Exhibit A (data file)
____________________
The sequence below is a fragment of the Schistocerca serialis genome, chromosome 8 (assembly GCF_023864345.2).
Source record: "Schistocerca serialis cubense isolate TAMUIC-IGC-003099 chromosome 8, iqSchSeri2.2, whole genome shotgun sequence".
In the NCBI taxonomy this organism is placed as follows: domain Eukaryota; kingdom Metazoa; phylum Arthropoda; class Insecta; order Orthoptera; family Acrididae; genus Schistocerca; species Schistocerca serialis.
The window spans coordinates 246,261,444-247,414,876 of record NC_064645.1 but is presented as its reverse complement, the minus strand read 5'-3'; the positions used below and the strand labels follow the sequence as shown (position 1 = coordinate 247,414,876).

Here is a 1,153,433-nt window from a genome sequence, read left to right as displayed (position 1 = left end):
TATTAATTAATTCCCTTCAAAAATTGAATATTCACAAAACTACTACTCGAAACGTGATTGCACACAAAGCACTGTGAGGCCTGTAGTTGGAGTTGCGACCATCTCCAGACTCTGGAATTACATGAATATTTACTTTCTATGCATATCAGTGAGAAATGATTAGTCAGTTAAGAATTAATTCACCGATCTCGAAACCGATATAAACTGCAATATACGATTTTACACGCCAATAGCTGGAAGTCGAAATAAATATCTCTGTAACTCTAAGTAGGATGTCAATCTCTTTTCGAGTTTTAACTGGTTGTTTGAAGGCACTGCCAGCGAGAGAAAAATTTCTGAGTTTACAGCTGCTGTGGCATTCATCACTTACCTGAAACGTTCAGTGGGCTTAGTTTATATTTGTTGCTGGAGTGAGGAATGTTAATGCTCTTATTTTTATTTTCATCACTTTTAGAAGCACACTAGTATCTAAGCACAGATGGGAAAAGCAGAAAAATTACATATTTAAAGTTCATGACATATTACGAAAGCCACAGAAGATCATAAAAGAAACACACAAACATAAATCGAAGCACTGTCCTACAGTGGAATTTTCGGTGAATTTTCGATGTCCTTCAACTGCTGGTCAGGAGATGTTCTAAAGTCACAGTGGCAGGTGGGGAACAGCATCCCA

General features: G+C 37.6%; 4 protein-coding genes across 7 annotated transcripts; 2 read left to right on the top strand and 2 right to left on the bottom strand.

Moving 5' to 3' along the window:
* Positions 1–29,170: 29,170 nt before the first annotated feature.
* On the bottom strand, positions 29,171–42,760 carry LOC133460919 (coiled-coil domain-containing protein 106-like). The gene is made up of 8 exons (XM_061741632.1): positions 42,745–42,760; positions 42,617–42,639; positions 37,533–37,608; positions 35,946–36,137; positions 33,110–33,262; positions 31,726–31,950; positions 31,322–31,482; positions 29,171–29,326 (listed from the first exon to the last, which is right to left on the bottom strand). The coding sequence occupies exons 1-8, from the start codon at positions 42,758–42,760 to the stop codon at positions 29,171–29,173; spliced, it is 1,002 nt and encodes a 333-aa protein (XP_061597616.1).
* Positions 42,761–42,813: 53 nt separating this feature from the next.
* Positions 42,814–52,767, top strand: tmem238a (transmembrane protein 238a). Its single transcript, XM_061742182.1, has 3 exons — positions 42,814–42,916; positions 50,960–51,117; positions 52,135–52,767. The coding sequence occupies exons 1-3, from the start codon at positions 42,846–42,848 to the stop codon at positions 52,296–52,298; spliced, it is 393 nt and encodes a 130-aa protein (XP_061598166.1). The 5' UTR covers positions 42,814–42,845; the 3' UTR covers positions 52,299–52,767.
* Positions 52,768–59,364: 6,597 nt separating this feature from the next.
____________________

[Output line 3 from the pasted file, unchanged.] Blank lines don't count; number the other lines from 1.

In the NCBI taxonomy this organism is placed as follows: domain Eukaryota; kingdom Metazoa; phylum Arthropoda; class Insecta; order Orthoptera; family Acrididae; genus Schistocerca; species Schistocerca serialis.